Anticipatory Set: Capture Student’s Attention from the Beginning
An anticipatory set engages students from the beginning and is necessary for learning and a happy classroom environment. The question is how do we engage students so that they are curious and motivated to learn? The answer lies within the planning and execution of your anticipatory set. Once you have identified your unit and lesson objectives it is important to spend time thinking about the big picture. Your anticipatory set will set the stage for learning for the entire unit.
At the beginning of a unit is a great time to plan that real attention grabbing activity. Then the anticipatory sets for the following lessons can be engaging but do not have to be as elaborate as the one you should plan for introducing the unit. Before we move on to HOW to plan an anticipatory set, let’s look at the components of one.
An anticipatory set guides student learning into a new lesson by having them recall past information by activating their schema, stimulating their interest and increasing student motivation needed for learning. It involves class participation and leads to the learning objective for the lesson. It should be a fun but concise and short activity taking up less than 15 minutes for a unit introduction and 5 minutes for a lesson.
When planning, the anticipatory set comes after setting the lessons objectives but during instruction, the anticipatory set is the first activity the students engage in.
Now we come to how we plan an engaging and fun anticipatory set. A really good anticipatory set will have the following components:
Support learning objectives
Activate prior knowledge
Use the students senses and/or stir the emotions
Segue into the “input” stage of the lesson
Follow the anticipatory set with the lesson objectives and purpose. Students put forth more effort if they understand what they are learning, the purpose and goals. All of the energy you put in these two activities will pay off during the unit and lessons since you are activating the brain for optimal learning.
Building Blocks of Anticipatory Sets
Here are some strategies and building blocks to use for designing an anticipatory set. Combine and use them to create the perfect hook for your students.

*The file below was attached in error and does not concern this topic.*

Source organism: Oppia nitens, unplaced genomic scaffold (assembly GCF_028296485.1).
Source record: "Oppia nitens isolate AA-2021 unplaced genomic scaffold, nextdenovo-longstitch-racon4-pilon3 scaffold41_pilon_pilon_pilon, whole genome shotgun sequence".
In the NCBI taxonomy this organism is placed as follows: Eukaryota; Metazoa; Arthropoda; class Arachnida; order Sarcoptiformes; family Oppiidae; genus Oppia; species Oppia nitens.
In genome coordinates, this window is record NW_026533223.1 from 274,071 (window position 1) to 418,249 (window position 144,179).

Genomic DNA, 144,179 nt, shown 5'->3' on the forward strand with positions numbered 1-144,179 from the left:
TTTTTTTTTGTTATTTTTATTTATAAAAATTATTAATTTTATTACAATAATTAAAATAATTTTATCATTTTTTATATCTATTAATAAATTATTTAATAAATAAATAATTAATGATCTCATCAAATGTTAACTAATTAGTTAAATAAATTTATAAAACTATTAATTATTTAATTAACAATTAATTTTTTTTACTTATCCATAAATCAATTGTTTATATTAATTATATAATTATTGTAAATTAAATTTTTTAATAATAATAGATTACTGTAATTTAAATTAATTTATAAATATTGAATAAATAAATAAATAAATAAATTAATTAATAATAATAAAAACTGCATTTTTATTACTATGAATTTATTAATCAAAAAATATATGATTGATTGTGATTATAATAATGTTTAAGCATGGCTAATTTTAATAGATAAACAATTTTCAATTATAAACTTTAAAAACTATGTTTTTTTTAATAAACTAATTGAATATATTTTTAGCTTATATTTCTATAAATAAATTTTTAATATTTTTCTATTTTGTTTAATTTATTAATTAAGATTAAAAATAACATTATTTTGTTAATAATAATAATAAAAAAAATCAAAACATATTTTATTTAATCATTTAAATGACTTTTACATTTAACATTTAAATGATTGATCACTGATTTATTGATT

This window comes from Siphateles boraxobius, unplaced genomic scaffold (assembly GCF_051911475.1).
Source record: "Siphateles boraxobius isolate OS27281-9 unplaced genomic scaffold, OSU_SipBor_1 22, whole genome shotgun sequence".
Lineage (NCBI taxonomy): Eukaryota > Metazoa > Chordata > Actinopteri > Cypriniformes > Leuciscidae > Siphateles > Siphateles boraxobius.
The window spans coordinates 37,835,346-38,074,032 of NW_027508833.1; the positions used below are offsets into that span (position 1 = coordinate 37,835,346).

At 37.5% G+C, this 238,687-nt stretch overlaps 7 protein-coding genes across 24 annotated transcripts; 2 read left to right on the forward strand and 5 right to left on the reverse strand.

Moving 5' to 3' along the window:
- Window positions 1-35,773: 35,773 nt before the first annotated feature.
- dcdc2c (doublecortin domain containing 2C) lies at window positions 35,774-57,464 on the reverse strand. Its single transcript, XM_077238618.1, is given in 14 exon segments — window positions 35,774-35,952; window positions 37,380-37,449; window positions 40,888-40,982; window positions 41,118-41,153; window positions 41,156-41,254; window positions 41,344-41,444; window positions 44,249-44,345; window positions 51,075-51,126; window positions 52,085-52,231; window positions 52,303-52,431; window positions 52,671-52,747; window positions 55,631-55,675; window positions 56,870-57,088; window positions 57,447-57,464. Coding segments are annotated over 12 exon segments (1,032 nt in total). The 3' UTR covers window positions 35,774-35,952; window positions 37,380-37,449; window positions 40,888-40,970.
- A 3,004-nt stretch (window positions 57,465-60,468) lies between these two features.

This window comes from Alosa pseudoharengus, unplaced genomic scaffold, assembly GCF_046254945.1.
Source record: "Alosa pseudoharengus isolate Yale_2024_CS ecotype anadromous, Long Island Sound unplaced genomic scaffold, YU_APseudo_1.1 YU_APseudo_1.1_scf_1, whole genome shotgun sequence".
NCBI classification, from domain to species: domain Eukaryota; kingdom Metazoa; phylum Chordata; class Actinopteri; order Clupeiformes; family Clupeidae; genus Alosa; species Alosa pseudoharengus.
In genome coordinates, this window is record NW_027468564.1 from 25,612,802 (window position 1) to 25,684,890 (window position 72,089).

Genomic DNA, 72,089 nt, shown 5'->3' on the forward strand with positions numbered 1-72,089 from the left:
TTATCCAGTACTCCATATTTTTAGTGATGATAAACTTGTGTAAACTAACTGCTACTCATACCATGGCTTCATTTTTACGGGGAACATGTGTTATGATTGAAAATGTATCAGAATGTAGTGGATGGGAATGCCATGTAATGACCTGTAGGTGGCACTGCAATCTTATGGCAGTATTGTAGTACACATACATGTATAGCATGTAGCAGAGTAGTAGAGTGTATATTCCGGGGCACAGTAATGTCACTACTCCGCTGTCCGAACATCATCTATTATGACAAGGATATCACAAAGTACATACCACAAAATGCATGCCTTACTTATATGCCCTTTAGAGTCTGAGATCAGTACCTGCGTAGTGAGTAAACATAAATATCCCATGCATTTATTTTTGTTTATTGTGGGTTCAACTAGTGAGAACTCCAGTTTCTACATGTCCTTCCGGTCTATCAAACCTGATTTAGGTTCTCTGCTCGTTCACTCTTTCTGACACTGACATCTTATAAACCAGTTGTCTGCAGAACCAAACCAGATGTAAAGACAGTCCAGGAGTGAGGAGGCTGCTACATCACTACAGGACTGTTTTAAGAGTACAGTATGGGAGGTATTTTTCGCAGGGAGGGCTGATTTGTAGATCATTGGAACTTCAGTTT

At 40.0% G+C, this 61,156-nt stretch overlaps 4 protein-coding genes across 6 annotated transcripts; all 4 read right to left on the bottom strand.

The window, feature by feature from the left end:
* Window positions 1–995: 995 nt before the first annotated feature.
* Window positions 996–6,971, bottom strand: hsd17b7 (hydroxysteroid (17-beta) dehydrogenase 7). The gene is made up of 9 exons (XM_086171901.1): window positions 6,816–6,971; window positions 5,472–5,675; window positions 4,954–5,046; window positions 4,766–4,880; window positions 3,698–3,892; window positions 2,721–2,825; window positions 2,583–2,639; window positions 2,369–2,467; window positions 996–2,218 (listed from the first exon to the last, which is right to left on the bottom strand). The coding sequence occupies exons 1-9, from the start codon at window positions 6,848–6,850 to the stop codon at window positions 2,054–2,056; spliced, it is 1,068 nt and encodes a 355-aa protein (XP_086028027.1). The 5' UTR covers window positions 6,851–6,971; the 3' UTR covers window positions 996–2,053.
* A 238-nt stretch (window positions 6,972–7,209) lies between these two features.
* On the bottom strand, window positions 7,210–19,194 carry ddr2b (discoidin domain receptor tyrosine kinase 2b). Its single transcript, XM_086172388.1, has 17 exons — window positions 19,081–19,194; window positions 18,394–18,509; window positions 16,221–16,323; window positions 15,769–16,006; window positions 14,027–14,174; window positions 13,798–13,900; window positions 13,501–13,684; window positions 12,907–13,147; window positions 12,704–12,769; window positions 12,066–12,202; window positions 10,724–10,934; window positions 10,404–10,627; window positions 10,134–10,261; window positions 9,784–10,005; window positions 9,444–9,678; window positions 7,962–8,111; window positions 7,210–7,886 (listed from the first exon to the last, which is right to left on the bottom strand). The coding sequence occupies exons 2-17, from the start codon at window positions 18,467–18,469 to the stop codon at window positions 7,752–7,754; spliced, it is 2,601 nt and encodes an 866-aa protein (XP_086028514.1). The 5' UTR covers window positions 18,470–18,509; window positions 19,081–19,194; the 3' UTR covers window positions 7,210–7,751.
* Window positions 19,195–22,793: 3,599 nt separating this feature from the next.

Quote: Find a quote and use it in your classroom. Display it on your whiteboard, print it out and tape it on the floor or your door, print off a copy for your students in jumbled order and have them “crack” the sentence.
Prop: A prop can be a physical item that relates to your subject and objectives. Display it museum style, encourage interaction with the object and/or use it for a show and tell. You can have them walk through the “museum” and make observations and connect it what they think they might learn.
Media: A video, audio, newspaper articles or images can enhance your hook. With websites like brainpop, youtube, discovery science, etc. there isn’t a shortage of media that can be used.
Story: You can tell a personal story, a story that relates to the objectives, describe a scene or event from history; read a passage with the target grammar (mentor texts), etc.
Analogy: Analogies make concepts easier to understand and more relatable. To come up with a good analogy, list characteristics of the concept, list characteristics of something relatable to your student’s lives and then find relationships between them.
Challenge: Design a game, riddle, or something that needs to be solved.
Survey: Create a survey.
Scenario: Set a scene for a problem and have the students brainstorm possible answers.
Experiment: Conduct an experiment.
Word Associations: Give students a set of vocabulary words and have them make a connection.
Dress up: Find a costume or create a skit based on what students will be learning.
Writing Prompt: Students will answer a question, brainstorm, activate prior knowledge, etc. about the topic.
Scavenger Hunt: Students will gather information on topic.
Joke: Telling a joke related to the topic will get kids laughing and get the brain activated!
Assembly Line: Use your imagination to create this set. The purpose is the process in which students will add something until there is a finished piece.
Picture Puzzle: Take an image and cut it up, students will put it together to find out what they are learning about.
Once you welcome your students into your classroom it is important to get and sustain their attention. Planning and executing really great hooks sets the stage for subsequent learning. Now that you have many different ideas to design the perfect hook, you’re ready to experiment and see what works best with your students.